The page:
Net Community Production in a Productive Coastal Ocean From an Autonomous Buoyancy‐Driven Glider
byHaskell II, W. Z., D. E. Hammond, M. G. Prokopenko, E. N. Teel, B. N. Seegers, M. A. Ragan, N. Rollins, B. H. Jones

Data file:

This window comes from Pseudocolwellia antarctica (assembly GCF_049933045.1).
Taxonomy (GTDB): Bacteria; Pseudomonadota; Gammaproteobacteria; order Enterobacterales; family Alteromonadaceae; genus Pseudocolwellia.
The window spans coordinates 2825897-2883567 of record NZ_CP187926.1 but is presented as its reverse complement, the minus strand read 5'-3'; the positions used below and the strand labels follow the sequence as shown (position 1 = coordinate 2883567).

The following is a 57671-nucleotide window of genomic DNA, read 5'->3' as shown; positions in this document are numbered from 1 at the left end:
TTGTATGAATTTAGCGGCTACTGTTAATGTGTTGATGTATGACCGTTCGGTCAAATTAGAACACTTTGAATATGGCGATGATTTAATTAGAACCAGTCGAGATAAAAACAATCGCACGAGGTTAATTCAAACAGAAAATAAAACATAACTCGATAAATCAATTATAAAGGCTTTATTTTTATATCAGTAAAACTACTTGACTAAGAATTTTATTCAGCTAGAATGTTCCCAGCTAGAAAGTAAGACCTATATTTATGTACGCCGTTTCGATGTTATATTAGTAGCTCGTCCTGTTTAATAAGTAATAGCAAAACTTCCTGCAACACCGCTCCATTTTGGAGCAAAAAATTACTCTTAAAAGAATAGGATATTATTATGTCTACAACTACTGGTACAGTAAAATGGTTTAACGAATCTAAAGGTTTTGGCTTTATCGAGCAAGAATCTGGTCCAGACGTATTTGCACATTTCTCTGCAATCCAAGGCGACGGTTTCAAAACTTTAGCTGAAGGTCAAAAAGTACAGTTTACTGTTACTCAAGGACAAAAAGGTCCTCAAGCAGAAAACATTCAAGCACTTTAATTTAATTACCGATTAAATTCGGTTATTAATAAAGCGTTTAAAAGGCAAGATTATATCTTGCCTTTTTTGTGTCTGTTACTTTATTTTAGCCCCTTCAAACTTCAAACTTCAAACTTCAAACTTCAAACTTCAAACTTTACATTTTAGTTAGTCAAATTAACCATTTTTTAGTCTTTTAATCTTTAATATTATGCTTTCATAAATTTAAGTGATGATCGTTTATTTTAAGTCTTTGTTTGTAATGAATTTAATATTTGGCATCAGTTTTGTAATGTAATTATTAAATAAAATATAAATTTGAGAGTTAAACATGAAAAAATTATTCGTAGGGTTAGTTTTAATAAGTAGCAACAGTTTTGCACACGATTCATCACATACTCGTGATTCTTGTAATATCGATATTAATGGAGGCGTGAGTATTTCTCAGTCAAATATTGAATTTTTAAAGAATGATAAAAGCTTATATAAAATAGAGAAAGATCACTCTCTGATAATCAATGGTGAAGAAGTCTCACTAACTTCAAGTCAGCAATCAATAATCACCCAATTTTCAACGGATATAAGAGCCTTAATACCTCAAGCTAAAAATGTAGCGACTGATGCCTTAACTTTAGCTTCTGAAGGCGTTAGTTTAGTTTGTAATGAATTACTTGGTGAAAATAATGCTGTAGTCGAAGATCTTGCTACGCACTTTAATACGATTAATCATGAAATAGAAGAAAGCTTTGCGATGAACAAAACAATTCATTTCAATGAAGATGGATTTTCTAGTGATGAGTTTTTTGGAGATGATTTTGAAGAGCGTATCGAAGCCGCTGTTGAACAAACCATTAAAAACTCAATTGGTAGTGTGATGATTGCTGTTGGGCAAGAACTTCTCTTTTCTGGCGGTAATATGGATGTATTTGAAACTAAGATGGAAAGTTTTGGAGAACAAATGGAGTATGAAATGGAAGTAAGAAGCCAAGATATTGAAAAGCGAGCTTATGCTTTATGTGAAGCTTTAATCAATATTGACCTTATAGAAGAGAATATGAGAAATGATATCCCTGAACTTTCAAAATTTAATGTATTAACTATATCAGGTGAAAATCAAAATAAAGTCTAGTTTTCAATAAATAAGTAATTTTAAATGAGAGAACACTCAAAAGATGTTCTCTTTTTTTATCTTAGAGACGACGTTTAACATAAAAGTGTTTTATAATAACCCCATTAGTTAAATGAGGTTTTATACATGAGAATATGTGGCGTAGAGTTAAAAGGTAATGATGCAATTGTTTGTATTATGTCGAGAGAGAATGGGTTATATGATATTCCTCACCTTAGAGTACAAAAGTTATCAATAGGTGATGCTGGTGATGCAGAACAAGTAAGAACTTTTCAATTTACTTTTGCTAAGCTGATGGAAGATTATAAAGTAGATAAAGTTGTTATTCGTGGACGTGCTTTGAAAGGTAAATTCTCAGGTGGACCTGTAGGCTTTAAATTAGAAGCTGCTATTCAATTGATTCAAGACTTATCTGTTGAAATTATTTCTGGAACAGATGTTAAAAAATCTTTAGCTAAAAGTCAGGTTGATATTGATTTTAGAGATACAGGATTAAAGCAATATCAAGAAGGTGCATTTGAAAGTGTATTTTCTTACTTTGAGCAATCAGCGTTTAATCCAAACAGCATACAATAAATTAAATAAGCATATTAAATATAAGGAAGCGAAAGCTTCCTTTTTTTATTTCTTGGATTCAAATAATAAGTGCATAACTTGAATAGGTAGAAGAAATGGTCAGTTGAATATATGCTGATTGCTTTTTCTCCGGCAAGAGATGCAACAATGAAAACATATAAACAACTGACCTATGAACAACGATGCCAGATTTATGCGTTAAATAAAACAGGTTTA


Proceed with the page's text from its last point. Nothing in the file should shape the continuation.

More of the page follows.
Net community production (NCP), an analog of carbon export out of the surface ocean, is often estimated using budgets of dissolved oxygen. Accurate estimates of oxygen‐based NCP, especially in dynamic coastal regions, require constraints on vertical transport of water with O2 out of equilibrium with the atmosphere, nonsteady state change in the oxygen inventory, heating/cooling‐driven O2 disequilibrium, and the rate of bubble injection from wave activity. The latter two are typically evaluated by using discrete measurements of the O2/Ar ratio in lieu of O2 only. Because sophisticated sampling and measurement techniques are required to make these measurements, they are often limited in spatiotemporal resolution. However, high‐resolution estimates of NCP may be useful in determining small‐scale patchiness in export. In this study, we calculated high‐resolution NCP in coastal Southern California using dissolved oxygen measurements made by an autonomous buoyancy‐driven Slocum glider and an empirical relationship derived using discrete measurements of O2/Ar in the surface mixed layer to remove the influence of bubble injection, which accounted for approximately one fourth of the O2 supersaturation observed. Using estimates of vertical transport from wind speed‐based parameterizations, previously validated using a 7Be budget, we were able to correct for the physical biases to the signal, which are known to significantly influence dissolved oxygen budgets in this region. Our results agree well with previously published NCP estimates for the study area but also reveal higher‐frequency variability that discrete sampling was unable to resolve, suggesting that this approach may be useful in other regions with well‐constrained vertical transport rates.